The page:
A Democratic Alternative in 2007?
The president’s plan to “surge” U.S. ground units in Iraq is “a fool’s errand.”
This was the tone of testimony by three of four retired generals when they testified before the Senate Foreign Relations Committee on January 18. Nonetheless, in his State of the Union Speech five days later, President Bush announced that 21,500 more U.S. troops would be in Iraq in late April or May. Most of the increase, already underway, will be generated by units being held past their original date to rotate out or by units whose in-country date has been moved forward
The operational objective of the surge is a re-invigorated “clear, hold, build” approach. The main difference from past, similar efforts, according to military briefers, is that this time government troops will project not just a sense of but an actual, physically permanent central government presence in Baghdad’s neighborhoods. What residents should experience, the White House hopes, is dramatically improved physical security, more Iraqi police and army units in the neighborhood 24 hours a day every day, with U.S. back-up, particularly in the “clear” phase when the war planners expect more resistance than in the past.
There is much that administration spokespeople do not want to discuss about their “new strategy” (or is it simply their latest adjustment?). One challenge in this scheme is to ensure even-handed treatment and resolution of disputes by security personnel of one ethnic or sectarian identity working in a neighborhood containing residents of other ethnicities and creeds. The fact that every day men dressed in police and military uniforms driving official-looking SUVs kill and kidnap scores of Iraqis simply on the basis that the victims are “not like us.”
This past Monday, February 5, the White House sent its Fiscal Year 2008 Budget Request to Congress. Within the Defense Budget, the Pentagon requested $1.1 billion for what it terms “critical military construction projects in direct support of deployed troops” – with the vast majority going to bases in Iraq and Afghanistan. Two U.S. occupied Iraqi airbases – Al Assad in western Anbar province and Balad north of Baghdad will get $318 million under the Bush request while another $650 million is to go to Bagram air base in Afghanistan. This base is the hub of U.S. operations in Afghanistan.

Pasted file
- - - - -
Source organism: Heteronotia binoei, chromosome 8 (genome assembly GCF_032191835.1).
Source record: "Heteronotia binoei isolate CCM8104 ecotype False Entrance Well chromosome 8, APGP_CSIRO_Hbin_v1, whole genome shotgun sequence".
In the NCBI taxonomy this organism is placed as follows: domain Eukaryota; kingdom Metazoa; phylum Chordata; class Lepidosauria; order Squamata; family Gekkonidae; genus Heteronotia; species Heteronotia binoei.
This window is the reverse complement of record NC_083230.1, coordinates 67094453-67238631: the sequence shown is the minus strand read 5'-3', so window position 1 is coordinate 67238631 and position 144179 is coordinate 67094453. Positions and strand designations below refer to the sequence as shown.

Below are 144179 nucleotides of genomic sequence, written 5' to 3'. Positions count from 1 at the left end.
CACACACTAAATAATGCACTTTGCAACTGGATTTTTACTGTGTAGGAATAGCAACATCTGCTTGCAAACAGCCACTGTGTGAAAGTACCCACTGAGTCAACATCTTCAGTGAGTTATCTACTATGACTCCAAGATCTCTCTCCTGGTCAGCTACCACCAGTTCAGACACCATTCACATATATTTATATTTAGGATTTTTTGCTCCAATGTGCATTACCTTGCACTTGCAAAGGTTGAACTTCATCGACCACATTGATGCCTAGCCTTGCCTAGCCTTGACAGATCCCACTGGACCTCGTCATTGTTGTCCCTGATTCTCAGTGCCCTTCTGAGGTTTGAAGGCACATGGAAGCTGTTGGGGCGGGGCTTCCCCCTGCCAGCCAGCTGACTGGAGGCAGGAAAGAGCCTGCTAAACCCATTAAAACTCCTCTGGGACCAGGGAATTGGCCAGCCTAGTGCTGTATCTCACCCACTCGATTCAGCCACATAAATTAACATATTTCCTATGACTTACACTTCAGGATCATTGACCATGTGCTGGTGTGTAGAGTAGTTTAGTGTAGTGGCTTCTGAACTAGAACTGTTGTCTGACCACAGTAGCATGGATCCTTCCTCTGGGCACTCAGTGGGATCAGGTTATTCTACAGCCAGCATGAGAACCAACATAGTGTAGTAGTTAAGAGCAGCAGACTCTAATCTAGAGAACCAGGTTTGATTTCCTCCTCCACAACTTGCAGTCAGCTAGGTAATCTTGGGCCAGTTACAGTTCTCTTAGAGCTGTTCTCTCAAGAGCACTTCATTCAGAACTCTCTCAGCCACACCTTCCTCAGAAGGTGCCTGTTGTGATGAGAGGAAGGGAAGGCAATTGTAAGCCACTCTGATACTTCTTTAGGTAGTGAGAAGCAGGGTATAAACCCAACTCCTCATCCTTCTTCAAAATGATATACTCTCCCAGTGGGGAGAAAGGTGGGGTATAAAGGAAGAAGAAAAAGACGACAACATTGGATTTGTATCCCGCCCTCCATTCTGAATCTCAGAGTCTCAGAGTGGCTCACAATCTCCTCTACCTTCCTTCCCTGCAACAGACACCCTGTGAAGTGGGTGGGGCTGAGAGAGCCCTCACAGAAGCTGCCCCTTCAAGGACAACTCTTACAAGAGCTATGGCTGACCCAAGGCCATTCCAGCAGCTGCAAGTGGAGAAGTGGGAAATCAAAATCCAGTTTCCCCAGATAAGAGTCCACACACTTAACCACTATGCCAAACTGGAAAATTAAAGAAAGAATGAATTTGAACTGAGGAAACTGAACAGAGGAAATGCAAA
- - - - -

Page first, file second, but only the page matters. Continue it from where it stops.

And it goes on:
Now in a federal budget of $2.9 trillion and a Defense budget of $623 billion, $1.1 billion is miniscule – virtually invisible. But what’s important at this point is not so much the dollars but whether the budget accords with statements made to Congress by administration officials. In this regard, last month Secretary of Defense Robert Gates told the House Armed Services Committee that there had not been any change to the Pentagon’s opposition to retaining permanent bases in Iraq. Even then, Gates apparently was unconvincing as Representative Barbara Lee reintroduced legislation barring the Pentagon from acquiring permanent bases in Iraq. With the budget out, and an apparent direct contradiction between Gates’ statement and the budget, Democrats and fiscal hawks of both parties ought to require an explanation. I’m sure there is one; it might even be a good one.
The last election in part was a demand by the public for government to be accountable. As the majority in both Houses of Congress, it is up to the Democrats to answer the public’s demand. One is. Representative Henry Waxman is holding hearings in an effort to find out how the U.S.-led Coalition Provisional Authority in Baghdad managed to lose track of almost $12 billion dollars in cash.
As a final note, should the Democrats fail to respond to the demand for accountable government, there is always Sam Waterson’s on-line “Virtual Party” for 2008.